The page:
AUTHENTIC OLD MODEL. “G” on “LONGCHAMP” is evident. “YKK” and “T” are present on zipper.Photo Credit: PurseForum
AUTHENTIC OLD MODEL. SIDE A. Photo Credit: LowYat
AUTHENTIC. Photo Credit: LeahDeLeon
COLORAuthentic: - Light or Vibrant colored bags have a white or beige lining, while dark colored bags have a black lining. Refer to the “PLIAGE COLOR CODE TABLE” Table. - The pocket is the exact same material and color as the exterior nylon. - The lining has a smooth rubbery texture.Fake: - The lining color is different from the official lining color of the particular model or the lining is the same color as the nylon. Refer to the “PLIAGE COLOR CODE TABLE” Table for the official lining color. - The white, beige, or black lining is not rubbery smooth.
STITCHINGAuthentic: - White Interior: The stitching is white in the areas where the fabric is white. The stitching elsewhere on the nylon (the zipper or pocket area) is more or less the same color as the nylon. - Black Interior: The stitching is black in the areas where the fabric is black. You might see a few specs of the beige stitching caused from the stitching of the other side (exterior), but that’s fine as long the main stich is black. The stitching elsewhere on the nylon (the zipper or pocket area) is more or less the same color as the nylon.Fake: The stitching is super white on the colored nylon (the color of your bag).
SNAP BUTTONSAuthentic: Both snaps (interior pocket and at the bottom of the bag) are reinforced with a transparent disc around the snaps.Fake: Snaps have no reinforcement.
THE TAGAuthentic: - Le Pliage Longchamp bags should indicate that it was either MADE IN FRANCE, MADE IN TUNISIA, or MADE IN CHINA. - White Translucent tag with the correct manufacturing locations and style number.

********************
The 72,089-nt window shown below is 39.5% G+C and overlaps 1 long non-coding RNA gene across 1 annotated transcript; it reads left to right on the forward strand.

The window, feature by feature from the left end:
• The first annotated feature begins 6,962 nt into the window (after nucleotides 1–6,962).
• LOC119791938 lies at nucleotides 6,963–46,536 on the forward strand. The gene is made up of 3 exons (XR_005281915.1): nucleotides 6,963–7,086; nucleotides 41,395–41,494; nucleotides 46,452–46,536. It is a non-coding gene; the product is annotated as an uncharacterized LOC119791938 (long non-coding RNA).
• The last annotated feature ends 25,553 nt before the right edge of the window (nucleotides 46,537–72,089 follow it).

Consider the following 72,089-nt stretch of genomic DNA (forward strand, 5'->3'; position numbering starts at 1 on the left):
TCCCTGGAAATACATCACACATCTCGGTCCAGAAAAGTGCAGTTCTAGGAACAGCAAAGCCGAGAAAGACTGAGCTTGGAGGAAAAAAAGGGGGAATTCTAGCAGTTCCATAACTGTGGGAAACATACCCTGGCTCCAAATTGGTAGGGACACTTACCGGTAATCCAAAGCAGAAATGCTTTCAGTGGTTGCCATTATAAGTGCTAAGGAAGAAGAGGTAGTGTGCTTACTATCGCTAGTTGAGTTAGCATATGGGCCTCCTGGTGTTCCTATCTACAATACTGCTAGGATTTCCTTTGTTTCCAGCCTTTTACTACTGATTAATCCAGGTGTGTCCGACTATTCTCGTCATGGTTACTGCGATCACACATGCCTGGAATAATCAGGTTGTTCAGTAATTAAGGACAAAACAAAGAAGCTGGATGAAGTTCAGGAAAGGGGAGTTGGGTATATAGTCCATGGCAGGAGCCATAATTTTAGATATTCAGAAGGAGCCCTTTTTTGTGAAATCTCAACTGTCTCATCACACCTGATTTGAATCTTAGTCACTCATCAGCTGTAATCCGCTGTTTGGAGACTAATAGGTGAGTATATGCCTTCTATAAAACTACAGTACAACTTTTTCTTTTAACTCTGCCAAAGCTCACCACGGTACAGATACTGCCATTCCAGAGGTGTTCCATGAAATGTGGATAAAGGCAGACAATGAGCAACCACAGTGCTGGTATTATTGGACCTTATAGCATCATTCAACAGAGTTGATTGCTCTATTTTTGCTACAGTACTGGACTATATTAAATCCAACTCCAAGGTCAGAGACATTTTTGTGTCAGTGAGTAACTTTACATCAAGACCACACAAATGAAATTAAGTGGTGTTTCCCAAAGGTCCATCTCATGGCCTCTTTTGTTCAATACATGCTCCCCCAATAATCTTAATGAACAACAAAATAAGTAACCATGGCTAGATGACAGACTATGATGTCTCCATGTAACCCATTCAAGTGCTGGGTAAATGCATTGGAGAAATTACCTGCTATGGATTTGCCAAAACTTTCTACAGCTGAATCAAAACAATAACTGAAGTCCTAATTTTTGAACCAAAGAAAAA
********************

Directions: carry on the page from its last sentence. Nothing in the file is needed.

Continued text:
Style Numbers are comprised of a 4-Digit Model Number, followed by 089 (The code for the Le Pliage line), followed by a 3-Digit Color Code (###). Refer to the “PLIAGE COLOR CODE TABLE”
Style Numbers:Small Long Handle Tote, “SHOPPING”: 2605089### Medium Long Handle Tote, “SHOPPING”: 1899089###———-The old version of Medium Long Handle Tote, “SHOPPING”: 2724089###
Small Short Handle Tote, TYPE “S”: 1621089### Medium Short handle Tote, TYPE “M”: 1623089### Large Short handle Tote, TYPE “L”: 1624089### Extra-Large Short handle Tote, TYPE “XL”: 1625089### Rectangular Tote model (No Zipper), “CABAS”: 2704089### Backpack Model, “SAC À DOS”: 1699089###
Fake: - Wrong manufacturing locations or incorrect style number.
Say NO to knock-offs!
Worcester County experienced its first snowfall of the season today. Ready or not, the long New England winter is on its way! Here, the editors at Glamour.com give us their list of 10 essential layering pieces to carry you through the season and beyond. Versatile, functional and beautiful year-round. Enjoy!
…and today, we’re thankful for FLARED JEANS!!!
But what the heck are the best winter shoes to wear with them???
Our advice: choose a round-toed platform. Pointy toes can appear too delicate under a wide leg opening. For sleekness, the bottom hem of the leg should hit *just above* the floor, leaving about an inch of your shoes peeking out underneath.